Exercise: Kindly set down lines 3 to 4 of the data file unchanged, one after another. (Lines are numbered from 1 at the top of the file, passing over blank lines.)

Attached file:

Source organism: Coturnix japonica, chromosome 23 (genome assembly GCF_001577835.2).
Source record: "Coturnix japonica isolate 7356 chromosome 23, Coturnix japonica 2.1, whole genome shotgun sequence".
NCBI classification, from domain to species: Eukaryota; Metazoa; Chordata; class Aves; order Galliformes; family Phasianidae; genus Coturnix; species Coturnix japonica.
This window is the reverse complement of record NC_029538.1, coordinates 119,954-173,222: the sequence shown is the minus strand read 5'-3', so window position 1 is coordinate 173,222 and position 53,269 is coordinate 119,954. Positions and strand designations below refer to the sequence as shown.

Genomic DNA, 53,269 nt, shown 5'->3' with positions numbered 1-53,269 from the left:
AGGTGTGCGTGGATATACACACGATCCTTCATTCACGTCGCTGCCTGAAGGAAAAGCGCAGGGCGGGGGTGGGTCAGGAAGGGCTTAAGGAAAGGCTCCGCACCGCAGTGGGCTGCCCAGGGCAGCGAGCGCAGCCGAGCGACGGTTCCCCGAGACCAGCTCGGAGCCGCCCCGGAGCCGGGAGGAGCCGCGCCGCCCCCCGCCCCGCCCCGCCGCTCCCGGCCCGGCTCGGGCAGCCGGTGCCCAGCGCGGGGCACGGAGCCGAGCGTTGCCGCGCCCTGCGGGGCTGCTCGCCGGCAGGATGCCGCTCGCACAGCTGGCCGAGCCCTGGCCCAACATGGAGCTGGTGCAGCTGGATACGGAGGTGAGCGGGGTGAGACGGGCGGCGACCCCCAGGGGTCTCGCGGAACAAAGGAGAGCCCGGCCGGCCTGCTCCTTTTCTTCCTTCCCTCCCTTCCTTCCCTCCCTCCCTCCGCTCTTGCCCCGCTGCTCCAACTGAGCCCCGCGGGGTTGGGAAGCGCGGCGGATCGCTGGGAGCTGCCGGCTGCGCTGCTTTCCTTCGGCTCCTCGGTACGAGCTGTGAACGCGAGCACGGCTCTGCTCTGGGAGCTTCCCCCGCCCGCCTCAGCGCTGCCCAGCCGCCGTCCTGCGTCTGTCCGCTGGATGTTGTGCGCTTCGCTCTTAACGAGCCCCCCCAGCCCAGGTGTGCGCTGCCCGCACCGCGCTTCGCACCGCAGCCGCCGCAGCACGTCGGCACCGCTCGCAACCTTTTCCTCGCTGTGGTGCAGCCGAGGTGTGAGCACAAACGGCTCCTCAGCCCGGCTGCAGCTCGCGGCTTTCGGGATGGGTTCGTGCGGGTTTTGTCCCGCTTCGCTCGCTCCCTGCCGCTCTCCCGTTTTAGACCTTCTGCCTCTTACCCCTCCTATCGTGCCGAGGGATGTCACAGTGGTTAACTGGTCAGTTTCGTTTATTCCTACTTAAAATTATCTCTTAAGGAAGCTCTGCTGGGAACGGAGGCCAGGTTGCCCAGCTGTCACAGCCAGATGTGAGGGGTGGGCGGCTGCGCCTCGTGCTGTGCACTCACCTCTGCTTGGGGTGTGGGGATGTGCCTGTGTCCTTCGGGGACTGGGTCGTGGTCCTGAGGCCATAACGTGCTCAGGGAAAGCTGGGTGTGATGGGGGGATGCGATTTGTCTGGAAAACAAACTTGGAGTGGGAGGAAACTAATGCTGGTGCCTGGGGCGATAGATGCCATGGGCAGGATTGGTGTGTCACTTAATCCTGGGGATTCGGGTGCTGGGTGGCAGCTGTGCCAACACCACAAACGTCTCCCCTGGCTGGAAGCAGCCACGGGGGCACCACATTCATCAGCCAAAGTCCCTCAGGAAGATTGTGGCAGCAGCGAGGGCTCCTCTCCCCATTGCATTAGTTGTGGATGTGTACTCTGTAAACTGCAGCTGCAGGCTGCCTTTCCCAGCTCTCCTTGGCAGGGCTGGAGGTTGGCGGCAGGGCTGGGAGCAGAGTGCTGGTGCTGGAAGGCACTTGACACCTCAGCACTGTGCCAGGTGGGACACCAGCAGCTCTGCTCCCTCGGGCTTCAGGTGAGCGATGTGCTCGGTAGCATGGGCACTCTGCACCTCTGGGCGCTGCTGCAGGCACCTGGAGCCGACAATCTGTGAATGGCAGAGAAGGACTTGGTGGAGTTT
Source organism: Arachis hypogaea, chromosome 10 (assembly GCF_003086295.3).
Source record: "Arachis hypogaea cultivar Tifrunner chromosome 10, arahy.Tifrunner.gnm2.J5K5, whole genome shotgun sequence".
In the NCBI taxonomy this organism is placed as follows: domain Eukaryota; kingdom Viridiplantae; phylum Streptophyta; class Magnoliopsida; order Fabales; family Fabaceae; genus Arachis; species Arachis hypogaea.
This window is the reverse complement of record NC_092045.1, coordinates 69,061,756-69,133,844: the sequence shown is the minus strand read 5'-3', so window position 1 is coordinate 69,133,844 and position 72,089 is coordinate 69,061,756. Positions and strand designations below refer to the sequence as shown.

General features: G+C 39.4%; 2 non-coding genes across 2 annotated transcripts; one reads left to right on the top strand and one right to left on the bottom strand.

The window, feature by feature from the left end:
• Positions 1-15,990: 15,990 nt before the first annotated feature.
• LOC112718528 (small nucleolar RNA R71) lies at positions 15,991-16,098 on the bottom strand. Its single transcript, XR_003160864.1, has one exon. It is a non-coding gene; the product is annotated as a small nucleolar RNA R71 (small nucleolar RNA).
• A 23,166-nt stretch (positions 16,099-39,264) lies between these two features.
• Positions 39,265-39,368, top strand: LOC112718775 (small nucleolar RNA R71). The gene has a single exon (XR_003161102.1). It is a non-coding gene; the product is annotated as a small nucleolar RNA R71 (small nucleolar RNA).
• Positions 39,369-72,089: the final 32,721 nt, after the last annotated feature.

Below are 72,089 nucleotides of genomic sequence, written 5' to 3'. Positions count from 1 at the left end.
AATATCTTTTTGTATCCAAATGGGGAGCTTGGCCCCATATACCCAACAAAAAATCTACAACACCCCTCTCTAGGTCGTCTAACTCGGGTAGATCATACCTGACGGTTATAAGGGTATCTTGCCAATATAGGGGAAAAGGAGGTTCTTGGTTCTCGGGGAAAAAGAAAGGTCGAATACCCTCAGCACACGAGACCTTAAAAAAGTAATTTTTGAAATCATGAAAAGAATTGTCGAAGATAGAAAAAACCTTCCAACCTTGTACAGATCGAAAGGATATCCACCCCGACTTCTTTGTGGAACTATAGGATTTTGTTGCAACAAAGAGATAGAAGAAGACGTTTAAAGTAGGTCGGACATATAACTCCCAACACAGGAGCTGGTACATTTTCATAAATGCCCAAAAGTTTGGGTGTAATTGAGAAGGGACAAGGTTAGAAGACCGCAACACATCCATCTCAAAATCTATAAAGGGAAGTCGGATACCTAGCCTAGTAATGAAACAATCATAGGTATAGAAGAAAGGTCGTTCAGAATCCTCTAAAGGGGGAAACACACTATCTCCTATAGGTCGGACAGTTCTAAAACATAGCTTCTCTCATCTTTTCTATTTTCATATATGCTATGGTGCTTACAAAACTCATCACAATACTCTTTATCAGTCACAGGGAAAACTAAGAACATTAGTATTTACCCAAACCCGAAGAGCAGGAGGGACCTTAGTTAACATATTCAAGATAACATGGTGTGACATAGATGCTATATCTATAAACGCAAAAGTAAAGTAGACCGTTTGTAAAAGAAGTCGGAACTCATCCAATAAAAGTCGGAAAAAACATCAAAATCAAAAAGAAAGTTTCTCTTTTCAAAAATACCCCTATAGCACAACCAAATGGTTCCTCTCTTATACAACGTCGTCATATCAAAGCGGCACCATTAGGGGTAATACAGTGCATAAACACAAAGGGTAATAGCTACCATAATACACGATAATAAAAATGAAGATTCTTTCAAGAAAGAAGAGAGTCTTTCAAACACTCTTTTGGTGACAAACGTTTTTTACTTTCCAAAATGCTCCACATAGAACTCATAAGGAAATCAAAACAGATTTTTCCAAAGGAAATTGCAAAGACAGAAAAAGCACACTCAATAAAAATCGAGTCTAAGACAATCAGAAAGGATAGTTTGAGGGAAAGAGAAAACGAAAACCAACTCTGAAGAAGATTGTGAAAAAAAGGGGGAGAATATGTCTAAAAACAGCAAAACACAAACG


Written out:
NCBI classification, from domain to species: Eukaryota; Metazoa; Chordata; class Aves; order Galliformes; family Phasianidae; genus Coturnix; species Coturnix japonica.
This window is the reverse complement of record NC_029538.1, coordinates 119,954-173,222: the sequence shown is the minus strand read 5'-3', so window position 1 is coordinate 173,222 and position 53,269 is coordinate 119,954. Positions and strand designations below refer to the sequence as shown.